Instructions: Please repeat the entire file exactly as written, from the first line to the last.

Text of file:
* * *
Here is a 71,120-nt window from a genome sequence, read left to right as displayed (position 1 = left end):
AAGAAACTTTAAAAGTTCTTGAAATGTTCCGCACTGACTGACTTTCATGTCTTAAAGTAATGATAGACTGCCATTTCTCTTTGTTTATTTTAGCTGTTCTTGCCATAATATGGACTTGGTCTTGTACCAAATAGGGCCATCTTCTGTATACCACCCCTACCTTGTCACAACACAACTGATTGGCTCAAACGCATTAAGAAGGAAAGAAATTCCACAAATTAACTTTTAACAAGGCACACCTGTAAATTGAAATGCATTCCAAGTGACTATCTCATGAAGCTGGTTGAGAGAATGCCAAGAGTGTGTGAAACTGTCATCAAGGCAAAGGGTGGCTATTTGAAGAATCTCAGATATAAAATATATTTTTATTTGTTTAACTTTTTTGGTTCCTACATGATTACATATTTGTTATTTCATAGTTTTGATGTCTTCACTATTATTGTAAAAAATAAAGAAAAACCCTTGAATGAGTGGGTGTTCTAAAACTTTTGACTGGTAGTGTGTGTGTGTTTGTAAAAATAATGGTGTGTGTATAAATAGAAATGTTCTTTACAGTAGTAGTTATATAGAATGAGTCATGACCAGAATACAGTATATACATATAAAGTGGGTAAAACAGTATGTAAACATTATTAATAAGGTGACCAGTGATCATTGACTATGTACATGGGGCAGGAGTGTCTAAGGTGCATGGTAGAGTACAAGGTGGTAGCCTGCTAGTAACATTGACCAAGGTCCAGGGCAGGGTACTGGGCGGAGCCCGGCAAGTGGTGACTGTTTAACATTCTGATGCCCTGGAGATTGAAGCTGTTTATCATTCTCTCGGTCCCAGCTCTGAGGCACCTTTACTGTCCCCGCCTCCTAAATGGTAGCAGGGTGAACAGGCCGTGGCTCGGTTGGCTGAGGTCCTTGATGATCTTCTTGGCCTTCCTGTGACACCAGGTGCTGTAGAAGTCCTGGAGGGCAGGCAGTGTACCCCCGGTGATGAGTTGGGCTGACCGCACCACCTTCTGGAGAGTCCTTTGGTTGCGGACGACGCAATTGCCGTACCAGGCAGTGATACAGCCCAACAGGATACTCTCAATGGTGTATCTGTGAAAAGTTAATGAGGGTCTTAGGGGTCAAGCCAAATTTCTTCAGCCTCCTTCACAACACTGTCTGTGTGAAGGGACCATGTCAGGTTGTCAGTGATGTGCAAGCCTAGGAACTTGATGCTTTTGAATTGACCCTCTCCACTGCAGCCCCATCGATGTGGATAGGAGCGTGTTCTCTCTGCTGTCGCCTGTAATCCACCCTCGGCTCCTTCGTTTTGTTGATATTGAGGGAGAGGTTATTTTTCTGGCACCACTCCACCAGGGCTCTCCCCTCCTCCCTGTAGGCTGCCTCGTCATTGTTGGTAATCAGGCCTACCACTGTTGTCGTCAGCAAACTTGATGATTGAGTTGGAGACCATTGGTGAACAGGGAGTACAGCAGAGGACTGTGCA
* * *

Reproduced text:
Here is a 71,120-nt window from a genome sequence, read left to right as displayed (position 1 = left end):
AAGAAACTTTAAAAGTTCTTGAAATGTTCCGCACTGACTGACTTTCATGTCTTAAAGTAATGATAGACTGCCATTTCTCTTTGTTTATTTTAGCTGTTCTTGCCATAATATGGACTTGGTCTTGTACCAAATAGGGCCATCTTCTGTATACCACCCCTACCTTGTCACAACACAACTGATTGGCTCAAACGCATTAAGAAGGAAAGAAATTCCACAAATTAACTTTTAACAAGGCACACCTGTAAATTGAAATGCATTCCAAGTGACTATCTCATGAAGCTGGTTGAGAGAATGCCAAGAGTGTGTGAAACTGTCATCAAGGCAAAGGGTGGCTATTTGAAGAATCTCAGATATAAAATATATTTTTATTTGTTTAACTTTTTTGGTTCCTACATGATTACATATTTGTTATTTCATAGTTTTGATGTCTTCACTATTATTGTAAAAAATAAAGAAAAACCCTTGAATGAGTGGGTGTTCTAAAACTTTTGACTGGTAGTGTGTGTGTGTTTGTAAAAATAATGGTGTGTGTATAAATAGAAATGTTCTTTACAGTAGTAGTTATATAGAATGAGTCATGACCAGAATACAGTATATACATATAAAGTGGGTAAAACAGTATGTAAACATTATTAATAAGGTGACCAGTGATCATTGACTATGTACATGGGGCAGGAGTGTCTAAGGTGCATGGTAGAGTACAAGGTGGTAGCCTGCTAGTAACATTGACCAAGGTCCAGGGCAGGGTACTGGGCGGAGCCCGGCAAGTGGTGACTGTTTAACATTCTGATGCCCTGGAGATTGAAGCTGTTTATCATTCTCTCGGTCCCAGCTCTGAGGCACCTTTACTGTCCCCGCCTCCTAAATGGTAGCAGGGTGAACAGGCCGTGGCTCGGTTGGCTGAGGTCCTTGATGATCTTCTTGGCCTTCCTGTGACACCAGGTGCTGTAGAAGTCCTGGAGGGCAGGCAGTGTACCCCCGGTGATGAGTTGGGCTGACCGCACCACCTTCTGGAGAGTCCTTTGGTTGCGGACGACGCAATTGCCGTACCAGGCAGTGATACAGCCCAACAGGATACTCTCAATGGTGTATCTGTGAAAAGTTAATGAGGGTCTTAGGGGTCAAGCCAAATTTCTTCAGCCTCCTTCACAACACTGTCTGTGTGAAGGGACCATGTCAGGTTGTCAGTGATGTGCAAGCCTAGGAACTTGATGCTTTTGAATTGACCCTCTCCACTGCAGCCCCATCGATGTGGATAGGAGCGTGTTCTCTCTGCTGTCGCCTGTAATCCACCCTCGGCTCCTTCGTTTTGTTGATATTGAGGGAGAGGTTATTTTTCTGGCACCACTCCACCAGGGCTCTCCCCTCCTCCCTGTAGGCTGCCTCGTCATTGTTGGTAATCAGGCCTACCACTGTTGTCGTCAGCAAACTTGATGATTGAGTTGGAGACCATTGGTGAACAGGGAGTACAGCAGAGGACTGTGCA